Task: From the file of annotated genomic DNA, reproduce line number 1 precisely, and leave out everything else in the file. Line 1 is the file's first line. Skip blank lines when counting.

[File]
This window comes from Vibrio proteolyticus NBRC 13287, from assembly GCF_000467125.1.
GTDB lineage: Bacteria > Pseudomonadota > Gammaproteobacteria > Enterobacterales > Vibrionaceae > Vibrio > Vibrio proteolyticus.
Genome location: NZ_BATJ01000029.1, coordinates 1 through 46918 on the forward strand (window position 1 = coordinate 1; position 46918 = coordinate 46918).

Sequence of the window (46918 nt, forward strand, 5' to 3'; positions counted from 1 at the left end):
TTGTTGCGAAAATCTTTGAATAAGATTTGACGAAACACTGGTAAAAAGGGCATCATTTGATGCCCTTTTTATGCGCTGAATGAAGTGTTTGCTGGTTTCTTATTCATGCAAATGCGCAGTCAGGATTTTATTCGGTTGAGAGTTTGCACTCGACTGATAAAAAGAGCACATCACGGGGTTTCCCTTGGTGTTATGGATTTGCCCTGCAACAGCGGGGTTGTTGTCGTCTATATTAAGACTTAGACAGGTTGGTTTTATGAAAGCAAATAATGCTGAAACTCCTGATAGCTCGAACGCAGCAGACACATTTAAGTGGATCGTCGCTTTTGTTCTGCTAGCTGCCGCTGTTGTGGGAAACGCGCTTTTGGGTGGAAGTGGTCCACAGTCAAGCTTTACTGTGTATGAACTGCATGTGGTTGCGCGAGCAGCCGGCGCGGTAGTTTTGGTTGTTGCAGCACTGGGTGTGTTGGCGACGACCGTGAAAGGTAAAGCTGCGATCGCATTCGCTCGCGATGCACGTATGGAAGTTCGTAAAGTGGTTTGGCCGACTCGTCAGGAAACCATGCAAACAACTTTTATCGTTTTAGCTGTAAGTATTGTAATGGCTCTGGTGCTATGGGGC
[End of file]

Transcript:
This window comes from Vibrio proteolyticus NBRC 13287, from assembly GCF_000467125.1.